Larger Than Life – The Risk of Overweight Pets
When my husband, Logan, and I adopted our sweet pup, Ozzy, from the SPCA Albrecht Center two years ago, we knew we were going to have to dedicate a lot of time and money into getting him healthy again. Ozzy was heartworm positive, had developing arthritis and skin issues from allergies and was underweight. The heartworms and skin issues were both going to take time and patience to correct (he is happily heartworm negative and slightly less itchy now), and we had to accept that the arthritis and leftover damage from the heartworms would never be fixed, just managed.
So, for our first step, we set our sights on getting Ozzy to a healthy weight. As a speculated Black Lab/Rottweiler mix, Ozzy only weighed 65 pounds and needed to be around 75 pounds. To us, the objective seemed easy; buy him a nourishing, higher-calorie food and he’ll put on the pounds.
Over the next few months, Ozzy was looking more and more like a healthy Black Lab with a beautiful coat, and we were so proud of his progress. He had reached the 75-pound goal, was heartworm negative and building muscles in his legs to help with his arthritis. The issue was, once he reached the goal, we did not stop feeding him the same quantity or type of food. And, in just a short couple of months, Ozzy weighed nearly 89 pounds and we found ourselves with an unhealthy pup again.
The extra weight was adding to his arthritis and skin issues, and we knew the long-term effects would be even more detrimental. Now, the real battle began. As we thought, getting Ozzy to put on the pounds was easy, but we weren’t prepared for how difficult it would be to take some pounds off.
With the advice of the veterinarians at the SPCA’s Veterinary Care Center, Logan and I kept Ozzy on a diet, took him outside at least three times a day for walks around the yard and cut out table scraps and dog treats (Okay...Maybe a treat here and there, but who can resist those puppy-dog eyes?). Luckily, the hard work paid off and, in a year’s time, he lost eight pounds! We still have a ways to go, because animals cannot lose weight quickly or it can cause other health issues, but we see a happy and healthy future for our pup.
Ozzy is not a rare case of pet obesity. In fact, according to the Association for Pet Obesity Prevention, an estimated 56% of dogs and 60% of cats are overweight in the U.S. alone. These staggering statistics are further confirmed by the increase in veterinary diagnoses of overweight pets. According to Banfield’s Applied Research and Knowledge Team, “[obesity] diagnoses have increased 158% in dogs and 169% in cats” in the past ten years.
If you’re wondering whether your pet is a part of these shocking statistics, a simple inspection of your pet’s body shape may give you the answers you need. Start by feeling their midsection while they are standing. You should easily feel their ribs and spine, though not excessively, and their waist should have a slight hourglass shape. If you notice your pet’s body shape is more ‘tubular,’ it’s time to visit your veterinarian (PetMD).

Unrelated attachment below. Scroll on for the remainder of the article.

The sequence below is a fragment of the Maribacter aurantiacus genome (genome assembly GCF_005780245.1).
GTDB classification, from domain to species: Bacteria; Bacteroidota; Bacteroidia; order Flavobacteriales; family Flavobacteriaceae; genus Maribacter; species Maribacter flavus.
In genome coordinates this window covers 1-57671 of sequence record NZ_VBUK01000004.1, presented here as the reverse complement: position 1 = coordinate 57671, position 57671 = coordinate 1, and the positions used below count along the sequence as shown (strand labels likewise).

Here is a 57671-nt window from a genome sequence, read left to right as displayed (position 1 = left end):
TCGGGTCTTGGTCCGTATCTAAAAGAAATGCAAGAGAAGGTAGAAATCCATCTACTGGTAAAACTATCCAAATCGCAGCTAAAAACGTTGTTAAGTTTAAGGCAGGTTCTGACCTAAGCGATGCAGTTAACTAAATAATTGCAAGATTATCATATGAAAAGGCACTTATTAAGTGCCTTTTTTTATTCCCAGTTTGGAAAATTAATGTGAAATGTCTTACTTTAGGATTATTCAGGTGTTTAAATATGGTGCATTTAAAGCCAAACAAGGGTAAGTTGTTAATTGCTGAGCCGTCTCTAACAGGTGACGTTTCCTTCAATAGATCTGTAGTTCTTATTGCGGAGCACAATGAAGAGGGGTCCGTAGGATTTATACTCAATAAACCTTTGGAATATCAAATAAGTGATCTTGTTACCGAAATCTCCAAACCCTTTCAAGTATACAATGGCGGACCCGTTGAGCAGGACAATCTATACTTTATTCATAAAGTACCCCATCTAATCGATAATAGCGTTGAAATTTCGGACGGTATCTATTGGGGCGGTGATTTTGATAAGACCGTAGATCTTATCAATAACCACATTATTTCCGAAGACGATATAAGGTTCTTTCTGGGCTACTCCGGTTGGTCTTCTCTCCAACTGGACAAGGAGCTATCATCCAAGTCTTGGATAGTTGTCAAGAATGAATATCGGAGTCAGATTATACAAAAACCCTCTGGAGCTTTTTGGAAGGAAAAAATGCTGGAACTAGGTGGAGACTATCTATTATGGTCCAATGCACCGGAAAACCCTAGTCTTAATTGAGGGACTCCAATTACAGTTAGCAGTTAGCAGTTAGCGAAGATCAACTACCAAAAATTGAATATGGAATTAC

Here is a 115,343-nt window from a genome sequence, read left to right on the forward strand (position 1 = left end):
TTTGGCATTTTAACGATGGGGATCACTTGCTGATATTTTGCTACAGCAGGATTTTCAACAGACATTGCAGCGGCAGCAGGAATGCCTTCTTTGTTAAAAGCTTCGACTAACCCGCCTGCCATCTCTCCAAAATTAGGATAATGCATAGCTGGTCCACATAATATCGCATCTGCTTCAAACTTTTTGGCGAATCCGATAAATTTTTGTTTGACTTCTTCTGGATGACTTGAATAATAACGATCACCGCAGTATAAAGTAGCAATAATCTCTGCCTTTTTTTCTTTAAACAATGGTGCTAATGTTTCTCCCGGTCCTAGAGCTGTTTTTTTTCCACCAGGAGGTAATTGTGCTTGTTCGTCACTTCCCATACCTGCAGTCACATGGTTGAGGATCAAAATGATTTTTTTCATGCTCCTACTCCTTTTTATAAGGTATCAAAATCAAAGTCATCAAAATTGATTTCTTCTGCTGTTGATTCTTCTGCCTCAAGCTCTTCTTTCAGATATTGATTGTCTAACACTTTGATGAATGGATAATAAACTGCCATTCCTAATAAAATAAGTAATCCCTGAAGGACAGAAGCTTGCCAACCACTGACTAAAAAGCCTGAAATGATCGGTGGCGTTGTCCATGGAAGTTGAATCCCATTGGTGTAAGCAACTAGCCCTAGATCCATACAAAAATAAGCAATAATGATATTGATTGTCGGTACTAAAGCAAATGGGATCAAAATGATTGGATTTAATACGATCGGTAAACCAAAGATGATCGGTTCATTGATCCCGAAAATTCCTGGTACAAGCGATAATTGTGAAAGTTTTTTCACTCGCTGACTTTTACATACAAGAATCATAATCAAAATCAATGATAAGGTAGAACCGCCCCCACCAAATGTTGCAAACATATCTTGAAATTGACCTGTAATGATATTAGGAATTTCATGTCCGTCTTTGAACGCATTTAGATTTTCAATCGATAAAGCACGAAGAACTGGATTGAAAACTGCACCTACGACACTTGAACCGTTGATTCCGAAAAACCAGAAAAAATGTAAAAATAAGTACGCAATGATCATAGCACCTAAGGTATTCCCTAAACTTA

There are many reasons your pet may have packed on the pounds, but it likely boils down to four main causes: (1) Predisposed breed; (2) Preexisting medical conditions, such as hypothyroidism, arthritis, joint issues or Cushing’s disease; (3) Feeding methods and type of food; (4) Lack of prevention care, such as exercise (Banfield Pet Hospital).
Side note: It is a myth that spaying or neutering your pet will cause them to gain weight.
Pet obesity is not something to take lightly, as it can result in health issues in nearly all of your pet’s organ systems, joints and ligaments. Heart, digestive and respiratory issues, damage to bones and joints, heat intolerance, decreased stamina and liver function, diabetes, digestive disorders, higher risk of cancer, decreased length of life, lower immune function, skin and coat problems and urinary tract infections are all side effects of pet obesity.
If you’re nervous that your pet is overweight and on the road to major health issues, do not simply overexercise them or drastically cut their food, which can also drastically cut essential vitamins and minerals they need to live a healthy life. Instead, always consult a veterinarian first about a weight-loss and exercise plan that is unique to your pet’s situation.
If you’re looking for an affordable veterinarian to assist with pet obesity, or other conditions, be sure to check out the SPCA Albrecht Center’s full-service, high-quality Veterinary Care Center. We are dedicated to getting your companions on track for a long, happy and healthy life with you.
An Aiken native and self-proclaimed cat lady, Claire Grimes is the SPCA Albrecht Center’s Development Director. She attended College of Charleston, where she graduated with a degree in Nonprofit Business and interned with Charleston Animal Society, the leader in No-Kill South Carolina. She is excited to now be working in animal welfare in her hometown and is proud of the community's robust efforts to better the lives of Aiken’s animals. Her family includes her husband, adopted black lab Ozzy, and two always-hungry kitties, Anakin and Luna (plus, in spirit, her late pup Sophie).
Association for Pet Obesity Prevention:
Banfield Pet Hospital: